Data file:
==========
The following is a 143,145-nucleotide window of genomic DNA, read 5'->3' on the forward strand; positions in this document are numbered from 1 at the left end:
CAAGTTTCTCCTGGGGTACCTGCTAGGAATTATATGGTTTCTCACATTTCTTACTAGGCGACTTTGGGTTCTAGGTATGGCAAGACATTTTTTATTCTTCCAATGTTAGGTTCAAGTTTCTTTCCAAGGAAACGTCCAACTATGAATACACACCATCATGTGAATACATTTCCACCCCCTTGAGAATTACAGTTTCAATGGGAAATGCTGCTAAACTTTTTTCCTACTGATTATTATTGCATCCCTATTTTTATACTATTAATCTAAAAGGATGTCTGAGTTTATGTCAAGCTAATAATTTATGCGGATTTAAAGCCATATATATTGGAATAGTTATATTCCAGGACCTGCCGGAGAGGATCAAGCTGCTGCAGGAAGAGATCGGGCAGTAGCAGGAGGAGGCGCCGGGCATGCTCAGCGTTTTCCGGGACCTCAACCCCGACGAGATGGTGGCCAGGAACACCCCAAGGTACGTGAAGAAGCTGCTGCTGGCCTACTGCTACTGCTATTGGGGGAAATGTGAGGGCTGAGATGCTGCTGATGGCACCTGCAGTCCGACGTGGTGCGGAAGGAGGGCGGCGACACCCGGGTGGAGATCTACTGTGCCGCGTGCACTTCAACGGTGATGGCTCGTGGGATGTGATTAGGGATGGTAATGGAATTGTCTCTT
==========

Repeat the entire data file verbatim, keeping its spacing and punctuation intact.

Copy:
The following is a 143,145-nucleotide window of genomic DNA, read 5'->3' on the forward strand; positions in this document are numbered from 1 at the left end:
CAAGTTTCTCCTGGGGTACCTGCTAGGAATTATATGGTTTCTCACATTTCTTACTAGGCGACTTTGGGTTCTAGGTATGGCAAGACATTTTTTATTCTTCCAATGTTAGGTTCAAGTTTCTTTCCAAGGAAACGTCCAACTATGAATACACACCATCATGTGAATACATTTCCACCCCCTTGAGAATTACAGTTTCAATGGGAAATGCTGCTAAACTTTTTTCCTACTGATTATTATTGCATCCCTATTTTTATACTATTAATCTAAAAGGATGTCTGAGTTTATGTCAAGCTAATAATTTATGCGGATTTAAAGCCATATATATTGGAATAGTTATATTCCAGGACCTGCCGGAGAGGATCAAGCTGCTGCAGGAAGAGATCGGGCAGTAGCAGGAGGAGGCGCCGGGCATGCTCAGCGTTTTCCGGGACCTCAACCCCGACGAGATGGTGGCCAGGAACACCCCAAGGTACGTGAAGAAGCTGCTGCTGGCCTACTGCTACTGCTATTGGGGGAAATGTGAGGGCTGAGATGCTGCTGATGGCACCTGCAGTCCGACGTGGTGCGGAAGGAGGGCGGCGACACCCGGGTGGAGATCTACTGTGCCGCGTGCACTTCAACGGTGATGGCTCGTGGGATGTGATTAGGGATGGTAATGGAATTGTCTCTT